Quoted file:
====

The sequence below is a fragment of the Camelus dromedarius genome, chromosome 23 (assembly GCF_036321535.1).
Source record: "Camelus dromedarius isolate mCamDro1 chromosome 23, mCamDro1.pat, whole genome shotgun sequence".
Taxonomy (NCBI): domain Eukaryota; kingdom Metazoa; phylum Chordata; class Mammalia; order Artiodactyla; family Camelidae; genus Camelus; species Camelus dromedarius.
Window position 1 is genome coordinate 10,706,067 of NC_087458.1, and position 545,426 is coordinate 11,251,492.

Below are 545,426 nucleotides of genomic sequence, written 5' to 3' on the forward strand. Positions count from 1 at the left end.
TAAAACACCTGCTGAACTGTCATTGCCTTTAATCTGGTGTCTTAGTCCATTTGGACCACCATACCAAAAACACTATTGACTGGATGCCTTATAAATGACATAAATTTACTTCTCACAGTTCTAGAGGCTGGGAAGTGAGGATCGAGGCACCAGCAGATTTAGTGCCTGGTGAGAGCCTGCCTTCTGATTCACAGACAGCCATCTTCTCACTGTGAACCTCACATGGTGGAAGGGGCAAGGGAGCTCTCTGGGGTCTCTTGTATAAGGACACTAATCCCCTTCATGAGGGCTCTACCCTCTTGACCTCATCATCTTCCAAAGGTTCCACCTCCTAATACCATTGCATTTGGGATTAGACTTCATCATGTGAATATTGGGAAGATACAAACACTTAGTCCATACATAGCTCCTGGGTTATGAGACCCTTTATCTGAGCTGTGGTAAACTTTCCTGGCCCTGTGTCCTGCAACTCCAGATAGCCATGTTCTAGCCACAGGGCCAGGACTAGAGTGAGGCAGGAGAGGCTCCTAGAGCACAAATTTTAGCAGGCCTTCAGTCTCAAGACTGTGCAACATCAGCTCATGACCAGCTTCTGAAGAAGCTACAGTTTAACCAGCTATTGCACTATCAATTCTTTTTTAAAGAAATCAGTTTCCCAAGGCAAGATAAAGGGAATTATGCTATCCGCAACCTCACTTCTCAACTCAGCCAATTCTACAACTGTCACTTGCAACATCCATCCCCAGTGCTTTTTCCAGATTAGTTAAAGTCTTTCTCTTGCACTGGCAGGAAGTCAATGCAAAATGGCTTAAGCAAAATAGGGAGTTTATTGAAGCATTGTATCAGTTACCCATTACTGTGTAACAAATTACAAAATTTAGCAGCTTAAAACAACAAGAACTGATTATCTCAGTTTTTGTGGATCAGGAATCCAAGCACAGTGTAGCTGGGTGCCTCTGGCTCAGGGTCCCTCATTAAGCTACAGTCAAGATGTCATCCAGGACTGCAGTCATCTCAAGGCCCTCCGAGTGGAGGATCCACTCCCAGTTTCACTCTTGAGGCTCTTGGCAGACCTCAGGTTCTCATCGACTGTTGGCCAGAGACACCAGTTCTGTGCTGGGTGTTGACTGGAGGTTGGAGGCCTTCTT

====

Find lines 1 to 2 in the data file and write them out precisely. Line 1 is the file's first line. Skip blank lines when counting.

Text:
The sequence below is a fragment of the Camelus dromedarius genome, chromosome 23 (assembly GCF_036321535.1).
Source record: "Camelus dromedarius isolate mCamDro1 chromosome 23, mCamDro1.pat, whole genome shotgun sequence".